Wednesday, 8 March 2017

Bonny and Read were pretty lookin' people, but I can tell you people, they were the devil's children

By fortuitous coincidence, today is not only International Women's Day, but also the (purported) 320th anniversary of the birth of one of history's most feared pirates - who was even more notorious due the fact she was of the so-called "fairer sex" - Anne Bonny. Between her and her pirate chum Mary Read, that testosterone-fuelled world of contraband, looting and buccaneering must have been quaking in its boots!

From The Way of the Pirates here is Anne's story:
It is hard to separate the legend from the facts of Anne Bonny.

...There are a lot of stories about her teen years; some of them even claim that she murdered a servant girl with a knife, and there is one about a young man that she put in the hospital for several weeks, after his failed attempt to sexually assault her.

When she was sixteen years old, she fell in love with a small-time pirate James Bonny, who just wanted her estate. Her father was against their relationship, but she was stubborn and married him... so he turned her out of his home.

James took his wife to the pirates' hideout of New Providence. He had a hard time supporting her, and in the end he became a pirate informer for the governor, Woodes Rogers. Anne was disappointed because she had made many pirate friends. With the help of her good friend, Pierre, a celebrated homosexual who ran a famous "ladies' establishment", Anne left her husband. She ran away with Calico Jack Rackham, romantic Pirate Captain, who even offered to buy her from Anne's husband.

...[When she fell pregnant by him] he left her in Cuba to deliver the baby. There are several theories about what happened to Anne's first child. Some people think that she just abandoned her, some believe that Calico had a friend with a family in Cuba who agreed to raise their child. Some even believe that her child died at birth.

After few months, she returned to Rackham's ship, but now the infamous Mary Read was also on board...
...and here's Mary's:
Mary Read was born in Devon in the late 17th century ...Her father had died before she was born and her half-brother Mark passed away soon afterwards. Mary's paternal grandmother supported Mary and her mother, only because she thought that her grandson Mark was still alive. To keep the death of Mary's brother as secret from his grandmother Mary was raised as a boy, pretending to be her older brother.

When Mary Read was about thirteen years old, her grandmother died. Mary still dressed as a boy and with boyish habits, had to find a job. She became a footboy to a wealthy French woman, who lived in London. Unsatisfied with her current position, she escaped and boarded a Man-o-War. Few years passed, and she became bored again. This time she joined the Army, where she met her future husband. After confessing love and true gender to him, they left the army, married and opened an Inn called Three Horseshoes near Castle Breda.

Mary Read was always surrounded by death. After just a few months of marriage, her husband got sick and died. Desperate, she just wanted to escape from everything and ...boarded a Dutch ship that sailed to the Caribbean. Almost at the reach of its destination, Mary's ship was attacked and captured by Calico Jack, who took all the English captured sailors as part of his crew. Unwillingly she became a pirate. However, soon after, she started to like a pirate way of life. When she had a chance to leave Rackham's ship, Mary decided to stay.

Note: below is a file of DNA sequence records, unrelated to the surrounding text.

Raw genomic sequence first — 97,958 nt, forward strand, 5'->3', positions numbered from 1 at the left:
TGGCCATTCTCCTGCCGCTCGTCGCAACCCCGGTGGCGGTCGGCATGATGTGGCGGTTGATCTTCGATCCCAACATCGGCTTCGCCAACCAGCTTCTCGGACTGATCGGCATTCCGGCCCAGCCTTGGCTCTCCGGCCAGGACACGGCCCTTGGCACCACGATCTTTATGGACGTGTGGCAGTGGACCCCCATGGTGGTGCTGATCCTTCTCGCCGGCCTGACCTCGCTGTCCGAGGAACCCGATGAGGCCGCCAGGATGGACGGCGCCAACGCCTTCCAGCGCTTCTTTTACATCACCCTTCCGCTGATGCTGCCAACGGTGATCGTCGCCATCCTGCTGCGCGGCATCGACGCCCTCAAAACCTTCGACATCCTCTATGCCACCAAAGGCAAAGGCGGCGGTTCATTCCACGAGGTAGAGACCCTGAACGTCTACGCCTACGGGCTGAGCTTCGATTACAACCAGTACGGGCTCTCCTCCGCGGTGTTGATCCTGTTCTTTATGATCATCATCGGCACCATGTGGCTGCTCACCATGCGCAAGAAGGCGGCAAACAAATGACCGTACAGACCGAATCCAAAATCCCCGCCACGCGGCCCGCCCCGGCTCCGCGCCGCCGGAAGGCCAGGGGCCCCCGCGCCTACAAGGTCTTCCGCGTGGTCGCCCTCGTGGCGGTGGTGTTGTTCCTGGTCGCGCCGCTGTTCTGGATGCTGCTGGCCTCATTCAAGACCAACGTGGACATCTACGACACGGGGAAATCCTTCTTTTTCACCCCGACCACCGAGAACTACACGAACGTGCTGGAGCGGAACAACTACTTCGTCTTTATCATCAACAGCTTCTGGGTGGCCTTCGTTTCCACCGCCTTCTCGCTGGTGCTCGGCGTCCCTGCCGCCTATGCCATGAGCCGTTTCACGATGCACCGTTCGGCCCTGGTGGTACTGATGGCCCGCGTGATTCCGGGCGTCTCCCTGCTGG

On Rackham's ship, she met Anne Bonny. Being the only women on the ship and sharing a lot in common, they quickly became good friends. Some people believe that Mary Read was in a romantic relationship with Anne Bonny, Rackham or even one of the crewmembers.

However Mary's pirate career ended in October 1720... Captain Barnet, ex-pirate, now commander in the British Navy attacked Rackham's anchored ship "Revenge". Almost the entire crew was drunk. They were celebrating all night because they managed to capture a Spanish commercial ship. The fight was short because only Mary and Anne resisted. However, in the end, they were also overpowered.

The crew of "Revenge" was taken to Port Royal to stand trial. The trial was a big sensation because the background of the female prisoners was reviled. Anne and Mary were women who escaped from traditional restrictions and in their way, fought for equality between men and women.

Everybody was found guilty for the crime of piracy. The sentence was death by hanging. However, Anne and Mary were spared, because they claimed to be pregnant.

Mary died in a Jamaican prison from fever, but the fate of Anne Bonny is unknown.
Cross-dressing. Swashbuckling. A celebrated homosexual brothel-keeper. A romantic Pirate Captain. Hints of lesbianism...

These two women have been a constant source of fascination for me over the years. Arr!


  1. Fascinating post, Jon! I did a play years ago here in NYC a(t the Rattlestick theater) called A Pirate's Lulluby by Jessica Litvak. It's a wonderful little piece about Bonny and Read (purporting a love affair between them). The script may be available in the UK -- worth a read if you can get a hold of it. Cheers! xoNeely

    1. I am surprised there hasn't been more dramatisation of their story - although (at least parts of) their legendary exploits must obviously been in the minds of the creators of "Pirates of the Caribbean"... Jx


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